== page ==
Inside Trump's Virus-hobbled Campaign, Kushner Takes Helm After Parscale Demotion

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Jared Kushner listens as U.S. President Donald Trump takes part in a cabinet meeting in the White House on November 19, 2019. MANDEL NGAN/AFP via Getty Images

If the first step toward fixing a problem is admitting you have one, the White House took that key step Thursday when it demoted campaign manager Brad Parscale. Many officials in Donald Trump's circle found it odd when he featured himself in an early campaign advertisement, but Parscale didn't lose what one senior administration official called "the mandate of heaven"—Donald Trump's approval—until the disastrous June 20 rally in Tulsa, Oklahoma.

After that day, Parscale began talking more and more with Trump son-in-law and senior adviser Jared Kushner. Kushner's support had been a key reason why Parscale, who ran the 2016 campaign's digital strategy, had been elevated to the top job this time around. But according to the senior official, who requested anonymity in order to speak frankly about internal White House matters, Kushner came to the "reluctant conclusion"—shared by others in the White House and in the campaign—that Parscale lacked the overarching strategic vision needed to run a presidential campaign. "He's better suited focusing on the data and digital side of things, which is what he did brilliantly in '16," says the official.

He was replaced by his deputy on the campaign, Bill Stepien, who had been the White House political director. Stephen is a longtime ally of former New Jersey Governor Chris Christie, and before coming into the administration did not know Trump well. That means Kushner's influence over campaign matters—which was already significant—has increased. The senior administration official tells Newsweek that Kushner now convenes a daily morning meeting with the president and campaign officials. The agenda: get Trump focused on the campaign and what he needs to do to revive it.

The options are limited by the intensifying COVID-19 crisis. Trump has chafed for months at being unable to do the kind of large-scale rallies that fueled his upset win (and buoyed his mood) in 2016. Those are now off the table at least until the end of summer. He's relegated to a Rose Garden strategy, and current and former advisers are telling him that the way to revive his political fortunes is to be seen doing the job of president—and doing it effectively. "It's not so much about a campaign," says Steve Bannon, who ran Trump's 2016 race. "People want to see he's on top of what you're doing in the Oval Office. It's about action, action, action."

Kushner is said to share that sentiment. The question is, what "action" related to the virus can the president now take? In March, after the national lockdown went into place, Trump's numbers briefly went up when he appeared most days in briefings with his coronavirus task force. But those quickly devolved into slanging matches with a press corps he loathes (and which loathes him). The campaign doesn't want to go down that road again.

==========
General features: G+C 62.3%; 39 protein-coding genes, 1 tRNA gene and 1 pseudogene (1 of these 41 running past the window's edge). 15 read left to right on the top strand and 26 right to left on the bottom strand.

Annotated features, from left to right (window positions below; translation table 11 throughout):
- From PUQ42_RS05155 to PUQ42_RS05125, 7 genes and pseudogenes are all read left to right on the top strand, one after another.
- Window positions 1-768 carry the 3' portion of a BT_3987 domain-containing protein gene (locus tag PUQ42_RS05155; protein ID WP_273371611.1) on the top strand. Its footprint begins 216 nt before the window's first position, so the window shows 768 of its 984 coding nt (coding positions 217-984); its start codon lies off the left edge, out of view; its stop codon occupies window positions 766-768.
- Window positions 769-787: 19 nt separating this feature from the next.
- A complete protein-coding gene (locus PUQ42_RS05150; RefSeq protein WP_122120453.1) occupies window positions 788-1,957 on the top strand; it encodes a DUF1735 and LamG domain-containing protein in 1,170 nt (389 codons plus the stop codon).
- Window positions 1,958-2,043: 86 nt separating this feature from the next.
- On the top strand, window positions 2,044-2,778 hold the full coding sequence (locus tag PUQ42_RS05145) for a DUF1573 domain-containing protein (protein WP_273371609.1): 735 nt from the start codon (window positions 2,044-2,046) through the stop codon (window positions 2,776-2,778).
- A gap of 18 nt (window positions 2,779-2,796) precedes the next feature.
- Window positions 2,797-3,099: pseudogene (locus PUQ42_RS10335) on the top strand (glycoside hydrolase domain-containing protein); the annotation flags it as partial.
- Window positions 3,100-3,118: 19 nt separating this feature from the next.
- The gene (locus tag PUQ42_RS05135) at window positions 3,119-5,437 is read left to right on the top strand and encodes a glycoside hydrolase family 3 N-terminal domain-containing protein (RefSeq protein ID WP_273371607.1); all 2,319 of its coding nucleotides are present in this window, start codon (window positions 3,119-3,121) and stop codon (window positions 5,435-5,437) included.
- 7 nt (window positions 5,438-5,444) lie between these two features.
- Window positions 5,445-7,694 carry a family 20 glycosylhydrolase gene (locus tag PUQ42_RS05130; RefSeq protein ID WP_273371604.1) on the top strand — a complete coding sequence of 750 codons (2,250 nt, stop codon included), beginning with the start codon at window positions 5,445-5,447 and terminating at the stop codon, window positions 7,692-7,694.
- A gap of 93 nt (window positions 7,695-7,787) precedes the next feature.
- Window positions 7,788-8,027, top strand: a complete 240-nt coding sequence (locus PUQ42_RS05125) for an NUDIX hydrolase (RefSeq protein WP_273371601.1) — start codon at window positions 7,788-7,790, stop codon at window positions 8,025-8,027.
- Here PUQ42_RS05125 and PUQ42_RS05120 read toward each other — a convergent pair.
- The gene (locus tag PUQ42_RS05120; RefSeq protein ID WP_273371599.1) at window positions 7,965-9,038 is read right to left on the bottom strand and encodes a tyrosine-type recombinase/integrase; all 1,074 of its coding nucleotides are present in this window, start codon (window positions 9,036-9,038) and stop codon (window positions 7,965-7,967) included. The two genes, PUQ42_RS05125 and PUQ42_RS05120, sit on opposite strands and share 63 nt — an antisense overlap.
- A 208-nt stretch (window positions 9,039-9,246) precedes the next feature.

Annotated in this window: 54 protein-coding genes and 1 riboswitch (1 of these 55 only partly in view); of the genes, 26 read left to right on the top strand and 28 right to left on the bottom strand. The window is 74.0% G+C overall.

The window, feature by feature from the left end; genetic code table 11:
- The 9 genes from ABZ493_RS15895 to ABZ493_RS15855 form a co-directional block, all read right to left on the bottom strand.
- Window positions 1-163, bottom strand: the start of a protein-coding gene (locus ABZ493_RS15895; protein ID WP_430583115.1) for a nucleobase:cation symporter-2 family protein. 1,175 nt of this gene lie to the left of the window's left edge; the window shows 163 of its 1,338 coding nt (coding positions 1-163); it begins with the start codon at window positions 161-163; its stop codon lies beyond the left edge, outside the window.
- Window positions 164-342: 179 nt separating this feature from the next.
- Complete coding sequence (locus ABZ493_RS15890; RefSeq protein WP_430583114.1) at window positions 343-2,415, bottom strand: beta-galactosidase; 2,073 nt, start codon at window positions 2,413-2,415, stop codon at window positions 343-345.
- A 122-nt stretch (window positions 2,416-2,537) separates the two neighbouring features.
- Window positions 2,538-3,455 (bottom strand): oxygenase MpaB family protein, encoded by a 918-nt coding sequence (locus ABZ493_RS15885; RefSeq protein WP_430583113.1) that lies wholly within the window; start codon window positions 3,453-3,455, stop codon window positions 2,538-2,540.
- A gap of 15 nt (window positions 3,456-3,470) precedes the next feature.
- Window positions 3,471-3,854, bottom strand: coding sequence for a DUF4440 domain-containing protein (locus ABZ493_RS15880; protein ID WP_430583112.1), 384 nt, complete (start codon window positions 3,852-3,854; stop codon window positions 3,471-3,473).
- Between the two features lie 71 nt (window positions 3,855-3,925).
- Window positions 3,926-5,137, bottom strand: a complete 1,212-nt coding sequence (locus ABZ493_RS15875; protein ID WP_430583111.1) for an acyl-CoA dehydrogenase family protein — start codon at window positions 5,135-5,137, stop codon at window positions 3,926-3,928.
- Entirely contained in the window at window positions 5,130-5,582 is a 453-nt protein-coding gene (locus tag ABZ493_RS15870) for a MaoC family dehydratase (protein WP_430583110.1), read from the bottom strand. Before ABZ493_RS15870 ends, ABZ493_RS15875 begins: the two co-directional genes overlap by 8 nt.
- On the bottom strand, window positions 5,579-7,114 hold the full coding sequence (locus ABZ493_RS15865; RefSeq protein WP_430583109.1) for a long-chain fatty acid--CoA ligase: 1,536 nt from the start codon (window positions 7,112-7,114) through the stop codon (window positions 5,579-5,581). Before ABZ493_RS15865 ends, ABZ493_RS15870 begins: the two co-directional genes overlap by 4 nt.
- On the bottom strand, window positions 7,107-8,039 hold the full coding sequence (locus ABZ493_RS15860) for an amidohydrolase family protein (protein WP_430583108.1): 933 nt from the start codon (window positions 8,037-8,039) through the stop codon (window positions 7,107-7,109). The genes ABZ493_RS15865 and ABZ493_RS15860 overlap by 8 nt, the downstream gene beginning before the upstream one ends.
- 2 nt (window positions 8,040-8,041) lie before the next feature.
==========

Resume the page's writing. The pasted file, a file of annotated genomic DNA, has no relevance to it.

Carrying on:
Trump's advisers reject the idea that they don't have a coherent national strategy to deal with the virus. They say the administration's job is to support the states that need help, because the virus waxes and wanes geographically. "The national strategy is what it's supposed to be: we help the states, facilitate their needs, whether it be PPE [personal protective equipment] or more medical personnel," says the senior official. "And that's what we've been doing."

In fact, that's what Kushner was focused on this past spring and early summer. In mid-June he was cautiously optimistic that the coronavirus crisis was abating, and he started spending more and more time on the campaign. Now, a source close to him concedes, he's been drawn back into issues around the pandemic, including fielding phone calls from governors who need help.

The campaign's dilemma is acute. Trump remains strongly resistant to the idea of renewed widespread lockdowns, even as governors in the new hotspots move that way. The campaign to date has been based on the message that Trump rebuilt the economy once already, after coming to office, and now would do it again. "There's no question he's better equipped to handle the economy, and we'll make that case," says a key campaign official who requested anonymity. But if there is little evidence of economic progress come November, that case may be unconvincing.

That leaves law-and-order as perhaps the last best hope for Trump. The unrest and violence plaguing U.S. cities in the wake of the George Floyd murder gave the campaign an opening. New ads and talking points cast Biden and Democrats as weak on crime and in favor of "defund the police" movements around the country. (Biden has said he does not support defunding the police.) They released one tough ad earlier this month, approved by Kushner, and have a couple of more ready. Internal polls suggest the message is already resonating in the suburbs across the country, where Trump has been lagging badly relative to his 2016 performance. "People are watching this [unrest] and it seems out of control. They're scared," the senior administration official says.

Trump, aides say, is eager to send federal law enforcement into some troubled cities. But here, too, federalism is an issue: governors in several states including Washington, Oregon and New York have said they are not interested in federal law enforcement help. Trump can talk about law and order but what action he might actually take is unclear.

As recently as a month ago, Kushner was optimistic about the campaign, saying there was "an eternity of time" and dismissing polls showing the president trailing as "b.s." Now, aides acknowledge, things have changed. Team Trump knows it has a problem. The challenge now is figuring out a fix—and getting the president to go along with it.